This is Part 3 of a 3-part series about America’s fascination and love for baseball and hot dogs. In Part 2, we discuss the growth of America’s love for hot dogs and America’s national pastime, as well as the importance of Charles Feltman and Babe Ruth to hot dogs and baseball, respectively. In part 3, we will continue with the historical examination of both, concluding with their place in the American present.

In the 1890s, the word “Frankfurt” was well known, especially in 1893 when it became popular in ballparks. Credit is given to Chris Von of Ahe who started the tradition. He was the owner of the major league baseball team St. Louis Browns.

Harry M. Steven, who ran a food concession in the early 1900s at New York City’s Polo Grounds, had his vendors sell large, spicy sausage rolls during Giants baseball games, topped with sauerkraut and mustard. His salespeople were yelling, “Get your hot ones! Hot ones!”

Nathan’s has been recognized today for having the highest quality hot dogs in the world. Statistics show that 360 million Nathan’s Frankfurters were sold last year. They also have the famous Frankfurter eating contest. These hot dogs are sold and enjoyed at 20,000 retail and food service outlets across the United States. Sports celebrities like Joe Namath and Joe DiMaggio loved Nathan’s wieners.

For both Charles Feltman and Nathan Handwerker, the American dream was embraced. This symbolized for them “a dream of social order in which each man and each woman can reach the maximum stature of which they are innately capable, and be recognized by others for what they are, regardless of the fortuitous circumstances of birth or position.” (James Trulow Adams 1931)

For Babe Ruth, the Sultan of Swat, the American dream also came true. He is the most recognizable and adored baseball player to this day. The image of him sharing his hot dog with children in the stands at Yankee games was commemorated in a commemorative film of his life, The Babe, where John Goodman played him. It’s no coincidence that the national rise in popularity of both the hot dog and baseball go hand in hand. Charles Feltman sold wieners in New York, where they were popular locally in the early 20th century. Babe Ruth played in New York from 1920 to 1934. He loved this succulent delight and was the most famous athlete of that era, perhaps of any era. Their well-known hot dog consumption and baseball lore combined to spread the word that “red hot hots” were a great food and should be tried, especially while watching a ball game.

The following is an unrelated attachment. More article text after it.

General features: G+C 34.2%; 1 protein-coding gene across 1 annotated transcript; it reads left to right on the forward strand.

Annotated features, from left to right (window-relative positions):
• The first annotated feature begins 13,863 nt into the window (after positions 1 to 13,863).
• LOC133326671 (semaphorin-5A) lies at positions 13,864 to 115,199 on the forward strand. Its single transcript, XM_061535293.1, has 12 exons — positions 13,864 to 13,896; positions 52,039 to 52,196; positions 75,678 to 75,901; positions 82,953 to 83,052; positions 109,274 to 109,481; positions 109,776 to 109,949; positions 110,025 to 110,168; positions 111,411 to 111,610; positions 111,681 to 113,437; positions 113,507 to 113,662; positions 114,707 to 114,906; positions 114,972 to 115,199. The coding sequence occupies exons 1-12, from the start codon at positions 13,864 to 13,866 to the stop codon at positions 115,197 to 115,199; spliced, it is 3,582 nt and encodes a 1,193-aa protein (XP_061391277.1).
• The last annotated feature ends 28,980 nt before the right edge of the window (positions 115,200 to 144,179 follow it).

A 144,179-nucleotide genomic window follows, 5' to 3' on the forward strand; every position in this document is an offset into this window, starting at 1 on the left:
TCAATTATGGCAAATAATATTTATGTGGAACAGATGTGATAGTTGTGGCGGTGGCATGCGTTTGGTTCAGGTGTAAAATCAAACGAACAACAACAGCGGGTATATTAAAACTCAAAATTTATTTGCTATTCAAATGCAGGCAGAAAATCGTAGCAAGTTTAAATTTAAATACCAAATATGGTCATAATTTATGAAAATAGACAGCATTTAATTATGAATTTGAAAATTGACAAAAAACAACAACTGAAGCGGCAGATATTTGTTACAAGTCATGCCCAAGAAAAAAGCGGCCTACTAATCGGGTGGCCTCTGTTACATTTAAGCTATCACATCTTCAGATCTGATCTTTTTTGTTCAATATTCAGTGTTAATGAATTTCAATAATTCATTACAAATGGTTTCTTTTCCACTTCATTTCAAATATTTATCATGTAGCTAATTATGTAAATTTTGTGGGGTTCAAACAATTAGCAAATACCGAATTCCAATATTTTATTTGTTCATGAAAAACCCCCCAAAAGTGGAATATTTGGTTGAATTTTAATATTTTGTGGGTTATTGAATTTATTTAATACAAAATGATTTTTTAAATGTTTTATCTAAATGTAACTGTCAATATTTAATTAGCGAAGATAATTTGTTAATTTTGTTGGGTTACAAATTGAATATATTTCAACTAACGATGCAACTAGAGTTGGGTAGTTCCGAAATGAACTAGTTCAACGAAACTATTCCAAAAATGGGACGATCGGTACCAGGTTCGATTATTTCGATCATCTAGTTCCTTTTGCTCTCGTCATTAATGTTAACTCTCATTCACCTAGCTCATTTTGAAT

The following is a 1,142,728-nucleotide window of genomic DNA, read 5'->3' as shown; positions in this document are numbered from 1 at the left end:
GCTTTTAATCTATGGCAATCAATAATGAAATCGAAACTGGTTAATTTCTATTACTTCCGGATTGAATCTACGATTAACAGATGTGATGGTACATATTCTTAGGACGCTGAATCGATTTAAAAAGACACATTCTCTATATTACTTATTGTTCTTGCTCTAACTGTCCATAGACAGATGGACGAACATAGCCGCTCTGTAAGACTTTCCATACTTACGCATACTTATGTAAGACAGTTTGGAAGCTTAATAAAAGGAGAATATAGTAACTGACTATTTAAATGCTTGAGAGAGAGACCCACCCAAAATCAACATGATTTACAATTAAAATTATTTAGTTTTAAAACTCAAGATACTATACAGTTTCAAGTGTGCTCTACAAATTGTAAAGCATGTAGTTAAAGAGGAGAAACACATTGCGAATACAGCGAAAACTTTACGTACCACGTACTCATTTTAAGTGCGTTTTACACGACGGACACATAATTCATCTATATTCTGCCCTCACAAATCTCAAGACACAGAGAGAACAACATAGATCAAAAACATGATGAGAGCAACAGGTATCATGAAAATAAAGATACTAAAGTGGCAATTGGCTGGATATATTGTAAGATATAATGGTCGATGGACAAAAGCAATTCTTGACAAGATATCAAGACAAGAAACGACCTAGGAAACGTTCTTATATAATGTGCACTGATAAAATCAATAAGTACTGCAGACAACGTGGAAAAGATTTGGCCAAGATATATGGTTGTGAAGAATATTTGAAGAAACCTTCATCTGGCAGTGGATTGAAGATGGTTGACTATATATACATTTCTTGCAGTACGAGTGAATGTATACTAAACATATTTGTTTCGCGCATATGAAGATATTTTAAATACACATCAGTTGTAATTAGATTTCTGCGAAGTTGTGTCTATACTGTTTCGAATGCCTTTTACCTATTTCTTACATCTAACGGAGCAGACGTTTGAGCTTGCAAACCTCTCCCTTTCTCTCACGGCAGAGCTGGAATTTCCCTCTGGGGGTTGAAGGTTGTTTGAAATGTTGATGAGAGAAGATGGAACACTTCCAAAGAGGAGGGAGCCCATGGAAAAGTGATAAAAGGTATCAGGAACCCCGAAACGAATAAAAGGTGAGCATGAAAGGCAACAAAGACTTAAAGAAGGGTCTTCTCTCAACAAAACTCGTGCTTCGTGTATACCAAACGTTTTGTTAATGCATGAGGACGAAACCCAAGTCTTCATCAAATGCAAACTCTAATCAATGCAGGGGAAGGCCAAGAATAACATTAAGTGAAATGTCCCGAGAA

Soon hot dogs were being sold in every ballpark, the tradition was born, and the Frankfurter became a staple of the American diet and of baseball itself. In fact, if you try to show off and make a mistake in baseball, it’s known as a “hot dog” because you’re trying to be better than you are when a hot dog is certainly good enough, especially the way they make them. in the ball park. Today, many famous and delicious gourmet Frankfurters and hot dog variations are sold at every park in Major League Baseball, including Fenway Frank in Boston, Nathan’s Dog in New York, the famous Dodger Dog, and even the Bison Dog in Atlanta. There are more variations of the delicious meat treat today than Derek Jeter’s hits.

So next time you’re at the grocery store, you can pick up chicken, turkey, tofu, or beef sausage, or wait until your next barbecue, ballgame, or outdoor festival to eat that magical outdoor dog. But if you fancy one now, you don’t have to wait for opening day, there’s always a “Nathan’s” somewhere.

Red Hot! Any? You bet… Hey, I’ll have one here! It may not be diet-friendly, but it tastes great and is certainly patriotic!